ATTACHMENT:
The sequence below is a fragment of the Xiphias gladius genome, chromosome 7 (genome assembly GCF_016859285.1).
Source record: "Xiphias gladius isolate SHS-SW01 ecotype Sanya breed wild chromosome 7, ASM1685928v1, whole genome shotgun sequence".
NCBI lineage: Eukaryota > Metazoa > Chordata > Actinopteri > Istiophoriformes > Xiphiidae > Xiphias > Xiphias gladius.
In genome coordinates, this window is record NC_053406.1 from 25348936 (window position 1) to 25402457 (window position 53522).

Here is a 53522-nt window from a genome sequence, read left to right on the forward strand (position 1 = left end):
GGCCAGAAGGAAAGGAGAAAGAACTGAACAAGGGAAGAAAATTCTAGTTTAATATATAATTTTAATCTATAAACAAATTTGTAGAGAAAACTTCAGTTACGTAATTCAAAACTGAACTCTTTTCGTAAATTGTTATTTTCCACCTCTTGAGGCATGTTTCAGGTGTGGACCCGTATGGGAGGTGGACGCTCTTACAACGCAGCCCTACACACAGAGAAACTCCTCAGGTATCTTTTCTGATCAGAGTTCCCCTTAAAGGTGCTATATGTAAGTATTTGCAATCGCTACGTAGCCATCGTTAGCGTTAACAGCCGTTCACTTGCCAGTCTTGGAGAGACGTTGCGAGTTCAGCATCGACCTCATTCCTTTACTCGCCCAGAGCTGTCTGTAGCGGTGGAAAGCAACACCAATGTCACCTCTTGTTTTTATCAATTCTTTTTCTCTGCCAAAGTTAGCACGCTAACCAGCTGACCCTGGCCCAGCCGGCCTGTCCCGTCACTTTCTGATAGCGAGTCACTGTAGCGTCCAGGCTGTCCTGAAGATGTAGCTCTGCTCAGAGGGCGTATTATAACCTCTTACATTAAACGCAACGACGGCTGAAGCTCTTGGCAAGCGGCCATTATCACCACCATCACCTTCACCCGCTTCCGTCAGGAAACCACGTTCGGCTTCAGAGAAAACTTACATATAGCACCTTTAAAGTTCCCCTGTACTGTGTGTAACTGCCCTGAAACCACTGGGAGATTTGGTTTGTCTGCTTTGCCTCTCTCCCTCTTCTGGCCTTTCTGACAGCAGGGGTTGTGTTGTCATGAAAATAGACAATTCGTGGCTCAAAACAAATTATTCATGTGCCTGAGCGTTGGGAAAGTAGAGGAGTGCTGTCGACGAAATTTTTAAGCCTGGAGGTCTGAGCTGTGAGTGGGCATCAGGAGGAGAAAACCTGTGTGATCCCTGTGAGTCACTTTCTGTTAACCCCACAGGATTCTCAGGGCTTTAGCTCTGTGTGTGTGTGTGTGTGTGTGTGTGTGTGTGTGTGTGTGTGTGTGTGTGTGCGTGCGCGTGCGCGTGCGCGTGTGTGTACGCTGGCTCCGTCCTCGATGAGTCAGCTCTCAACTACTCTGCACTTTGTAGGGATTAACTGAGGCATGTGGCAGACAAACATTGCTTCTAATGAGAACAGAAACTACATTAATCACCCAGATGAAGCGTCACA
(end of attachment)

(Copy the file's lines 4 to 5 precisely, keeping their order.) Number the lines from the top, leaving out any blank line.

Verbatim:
In genome coordinates, this window is record NC_053406.1 from 25348936 (window position 1) to 25402457 (window position 53522).

Here is a 53522-nt window from a genome sequence, read left to right on the forward strand (position 1 = left end):